robotGEEK'S Review: Slither
Directed by: James Gunn
This one took me by surprise. Not only because of how fun it was, but in the quality of the production and the talent involved both in front of and behind the camera.
I remember my buddy Gabe being such a big fan of this one ever since it first came out, often trying fruitlessly to get me to watch it. I think the title might have misled me into thinking it was a low-budget forgettable indie horror film. That's just me though; not sure why I had such strong reservations though now that I think about it. So as I was browsing Netflix the other day trying to find something in the "horror" genre, I finally decided to give this one a try.
So right when it begins with the opening credits I'm already floored. James Gunn directing? The guy who did Super and who's now doing Guardians of the Galaxy? Starring Nathan Fillion, Elizabeth Banks and Michael "Fucking Merle" Rooker? Man, I'm sold. So I was immediately excited to see this, finally.
Slither has a lot going for it right off the bat. Outstanding ensemble cast, quality production value and a hip fun take on the horror genre. At times it feels like something Joss Whedon would have done had he made this himself. Now with that being said, I think I'm going to have to be completely honest here and say that while I did find it enjoyable overall, it just didn't "wow" me as much as I had hoped. I'm not sure if I can pinpoint the exact thing that didn't work for me, but it just always felt like it was missing something, or that it just didn't flow properly. I can't be alone in feeling this. Am I? I mean, all the ingredients are there. Abso-fucking-lutely. Yet somehow, in some way, it just doesn't mesh all that well together. I don't know if we would have to blame writer/director James Gunn or the editor.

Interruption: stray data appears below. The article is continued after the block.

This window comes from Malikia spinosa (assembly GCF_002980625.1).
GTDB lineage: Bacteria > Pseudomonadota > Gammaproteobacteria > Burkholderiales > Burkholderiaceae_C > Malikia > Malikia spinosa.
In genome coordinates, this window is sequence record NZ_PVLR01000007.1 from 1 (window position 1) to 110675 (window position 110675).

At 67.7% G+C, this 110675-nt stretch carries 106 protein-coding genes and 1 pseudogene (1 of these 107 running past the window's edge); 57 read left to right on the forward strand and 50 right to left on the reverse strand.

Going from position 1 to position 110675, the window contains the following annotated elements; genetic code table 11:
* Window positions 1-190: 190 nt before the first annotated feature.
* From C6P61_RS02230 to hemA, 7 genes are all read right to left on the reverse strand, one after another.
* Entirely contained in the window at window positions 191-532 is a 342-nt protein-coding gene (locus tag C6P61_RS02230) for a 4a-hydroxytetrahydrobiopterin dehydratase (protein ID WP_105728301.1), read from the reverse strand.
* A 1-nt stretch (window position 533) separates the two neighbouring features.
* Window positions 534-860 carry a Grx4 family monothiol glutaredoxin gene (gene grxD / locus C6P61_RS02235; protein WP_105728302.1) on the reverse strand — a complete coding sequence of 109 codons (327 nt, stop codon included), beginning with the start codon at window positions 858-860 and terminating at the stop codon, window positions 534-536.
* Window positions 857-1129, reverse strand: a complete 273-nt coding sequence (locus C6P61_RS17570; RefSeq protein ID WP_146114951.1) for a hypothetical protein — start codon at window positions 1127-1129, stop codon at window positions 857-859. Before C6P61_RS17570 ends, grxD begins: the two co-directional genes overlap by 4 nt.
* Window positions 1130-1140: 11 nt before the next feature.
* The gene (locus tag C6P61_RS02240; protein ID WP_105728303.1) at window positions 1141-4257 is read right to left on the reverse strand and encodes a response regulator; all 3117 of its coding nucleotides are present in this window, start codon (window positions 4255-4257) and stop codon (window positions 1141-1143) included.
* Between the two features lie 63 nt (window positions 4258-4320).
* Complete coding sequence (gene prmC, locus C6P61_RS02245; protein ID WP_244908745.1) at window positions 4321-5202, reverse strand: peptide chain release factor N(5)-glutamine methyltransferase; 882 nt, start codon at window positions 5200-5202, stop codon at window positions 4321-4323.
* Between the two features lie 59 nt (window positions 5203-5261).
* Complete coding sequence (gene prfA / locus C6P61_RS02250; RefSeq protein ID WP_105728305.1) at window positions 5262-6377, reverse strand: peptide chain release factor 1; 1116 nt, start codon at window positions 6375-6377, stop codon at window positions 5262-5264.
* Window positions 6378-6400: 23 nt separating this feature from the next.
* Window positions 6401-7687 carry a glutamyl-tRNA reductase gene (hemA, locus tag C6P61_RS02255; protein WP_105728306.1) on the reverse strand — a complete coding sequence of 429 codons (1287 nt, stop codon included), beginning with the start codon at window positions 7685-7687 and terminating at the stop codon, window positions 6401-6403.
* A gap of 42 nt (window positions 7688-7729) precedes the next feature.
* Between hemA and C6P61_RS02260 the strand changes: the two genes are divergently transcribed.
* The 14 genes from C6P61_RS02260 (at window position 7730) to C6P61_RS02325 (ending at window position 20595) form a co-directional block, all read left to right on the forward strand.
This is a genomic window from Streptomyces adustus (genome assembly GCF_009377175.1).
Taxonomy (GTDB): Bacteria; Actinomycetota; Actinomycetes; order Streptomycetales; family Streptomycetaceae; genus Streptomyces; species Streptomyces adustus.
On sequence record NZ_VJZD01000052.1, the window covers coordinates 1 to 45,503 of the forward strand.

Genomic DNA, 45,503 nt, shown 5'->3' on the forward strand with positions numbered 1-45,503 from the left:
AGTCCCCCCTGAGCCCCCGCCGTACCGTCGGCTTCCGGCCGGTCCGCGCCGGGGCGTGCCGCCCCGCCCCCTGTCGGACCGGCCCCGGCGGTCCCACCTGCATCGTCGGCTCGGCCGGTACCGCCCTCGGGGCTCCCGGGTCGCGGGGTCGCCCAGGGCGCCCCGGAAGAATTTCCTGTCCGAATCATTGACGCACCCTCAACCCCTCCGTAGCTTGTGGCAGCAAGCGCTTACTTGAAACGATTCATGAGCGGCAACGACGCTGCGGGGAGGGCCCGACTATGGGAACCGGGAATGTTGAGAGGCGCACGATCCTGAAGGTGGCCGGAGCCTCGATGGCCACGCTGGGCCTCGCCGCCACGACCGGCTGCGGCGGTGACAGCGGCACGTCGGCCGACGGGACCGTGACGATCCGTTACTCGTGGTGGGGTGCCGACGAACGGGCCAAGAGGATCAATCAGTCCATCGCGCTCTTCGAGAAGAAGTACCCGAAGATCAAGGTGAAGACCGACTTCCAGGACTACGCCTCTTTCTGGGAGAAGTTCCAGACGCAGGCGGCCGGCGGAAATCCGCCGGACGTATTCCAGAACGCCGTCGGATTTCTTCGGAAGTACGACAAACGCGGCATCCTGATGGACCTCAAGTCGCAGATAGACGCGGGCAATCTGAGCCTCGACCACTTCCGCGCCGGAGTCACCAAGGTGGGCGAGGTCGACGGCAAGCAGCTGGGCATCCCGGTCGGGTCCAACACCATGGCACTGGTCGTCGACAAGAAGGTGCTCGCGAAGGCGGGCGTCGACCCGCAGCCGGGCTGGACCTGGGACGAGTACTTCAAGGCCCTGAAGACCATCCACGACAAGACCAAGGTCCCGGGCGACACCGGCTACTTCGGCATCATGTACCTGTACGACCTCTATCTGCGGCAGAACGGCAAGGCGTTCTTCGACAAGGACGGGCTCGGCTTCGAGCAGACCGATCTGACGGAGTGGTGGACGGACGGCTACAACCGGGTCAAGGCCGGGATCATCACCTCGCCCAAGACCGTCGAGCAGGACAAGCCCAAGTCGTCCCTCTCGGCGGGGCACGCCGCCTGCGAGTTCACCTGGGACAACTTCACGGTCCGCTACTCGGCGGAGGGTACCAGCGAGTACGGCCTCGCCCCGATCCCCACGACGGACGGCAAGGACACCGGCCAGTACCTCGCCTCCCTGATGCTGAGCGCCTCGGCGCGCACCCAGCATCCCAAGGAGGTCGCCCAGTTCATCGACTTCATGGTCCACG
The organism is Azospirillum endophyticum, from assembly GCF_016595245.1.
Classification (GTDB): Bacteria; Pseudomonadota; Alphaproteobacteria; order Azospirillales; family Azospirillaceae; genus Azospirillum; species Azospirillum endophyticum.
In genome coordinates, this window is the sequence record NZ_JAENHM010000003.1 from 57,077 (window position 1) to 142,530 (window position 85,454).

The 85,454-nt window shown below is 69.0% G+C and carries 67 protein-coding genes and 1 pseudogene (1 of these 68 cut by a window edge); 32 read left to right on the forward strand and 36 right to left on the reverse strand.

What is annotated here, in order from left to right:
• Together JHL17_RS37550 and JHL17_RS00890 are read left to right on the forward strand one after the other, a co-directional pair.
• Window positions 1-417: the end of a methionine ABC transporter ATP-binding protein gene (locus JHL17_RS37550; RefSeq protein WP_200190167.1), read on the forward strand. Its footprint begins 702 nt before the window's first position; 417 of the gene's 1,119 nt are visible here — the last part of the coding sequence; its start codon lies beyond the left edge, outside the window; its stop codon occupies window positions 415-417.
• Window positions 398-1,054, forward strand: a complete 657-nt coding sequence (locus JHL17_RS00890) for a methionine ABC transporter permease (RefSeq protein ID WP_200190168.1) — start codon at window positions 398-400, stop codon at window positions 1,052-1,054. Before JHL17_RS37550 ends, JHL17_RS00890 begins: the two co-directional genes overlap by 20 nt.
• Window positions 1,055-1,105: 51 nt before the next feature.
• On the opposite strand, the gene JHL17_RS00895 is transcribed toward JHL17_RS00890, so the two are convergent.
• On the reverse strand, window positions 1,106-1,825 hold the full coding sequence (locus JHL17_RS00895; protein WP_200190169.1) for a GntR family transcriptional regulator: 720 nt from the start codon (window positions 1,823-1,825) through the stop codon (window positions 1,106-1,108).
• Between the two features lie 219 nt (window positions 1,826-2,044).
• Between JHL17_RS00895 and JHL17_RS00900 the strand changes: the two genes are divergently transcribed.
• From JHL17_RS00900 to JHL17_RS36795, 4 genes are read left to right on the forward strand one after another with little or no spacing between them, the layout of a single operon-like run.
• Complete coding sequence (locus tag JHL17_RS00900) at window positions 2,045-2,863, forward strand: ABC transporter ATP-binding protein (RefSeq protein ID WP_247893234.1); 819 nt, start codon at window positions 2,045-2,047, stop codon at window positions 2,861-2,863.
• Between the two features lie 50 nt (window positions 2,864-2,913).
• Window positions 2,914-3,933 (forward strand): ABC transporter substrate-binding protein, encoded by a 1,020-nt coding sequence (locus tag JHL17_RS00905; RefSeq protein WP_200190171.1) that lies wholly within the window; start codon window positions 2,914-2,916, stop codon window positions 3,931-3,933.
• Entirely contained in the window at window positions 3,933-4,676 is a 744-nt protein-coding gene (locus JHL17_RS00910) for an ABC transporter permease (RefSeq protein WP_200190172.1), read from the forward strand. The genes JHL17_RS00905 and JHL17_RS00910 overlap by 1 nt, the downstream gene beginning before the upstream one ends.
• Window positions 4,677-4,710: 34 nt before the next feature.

Surprisingly, my first experience with James Gunn was by recently watching the highly enjoyable Super. I should have done a review on that one, but I never got around to it. That's another indie project where he mixed up a few genre's and gave us something uniquely original. It didn't blow me away or anything, but I found it an effective piece of filmmaking where in one minute it can be a sad tale of a pathetic lonely man who loves his wife so much, that he'll do anything to protect her and win her back. While on the other side of the table, at other times it's brutally violent, dark and sometimes gruesome to the point of shock. And then it can be funny, charming and cute. So it's kind of all over the place, but in a fun way. Here we have a straight-up homage to 50's "It Came From Outer Space" type films (you know, like The Blob), yet enhances it with witty dialogue and some truly outlandish sequences. And Fillion was a very nice and welcome surprise. At times, it just seemed like he was playing his character from Firefly. Awesome. I wish he had done more roles like this.
The ensemble cast in here is pretty great in their respective roles. But I think it's Fillion who ultimately steals the show. The guy is just a smart ass and a badass and combine the two, and well you have a semi-Han Solo. The film is also peppered with some regular character actors that give the film that little bit of extra spice it needs.
I should also get into the effects work, which is pretty great. I've seen bigger budgeted films that have far worse effects work, so I'm not sure if that's a testament to director James Gunn's skill as a director, or his effects team, or both, but it works effectively well. I can remember a good few that just gave me the shivers, while others were both funny and gross, which was the point.
This film has been flying under my radar for so many years, so I'm glad to say that I've actually seen it, but ultimately it just didn't impress me as much as I assumed it would. Maybe that's my fault? I've heard so many great things for so long that maybe I built it up too much in my head? Maybe.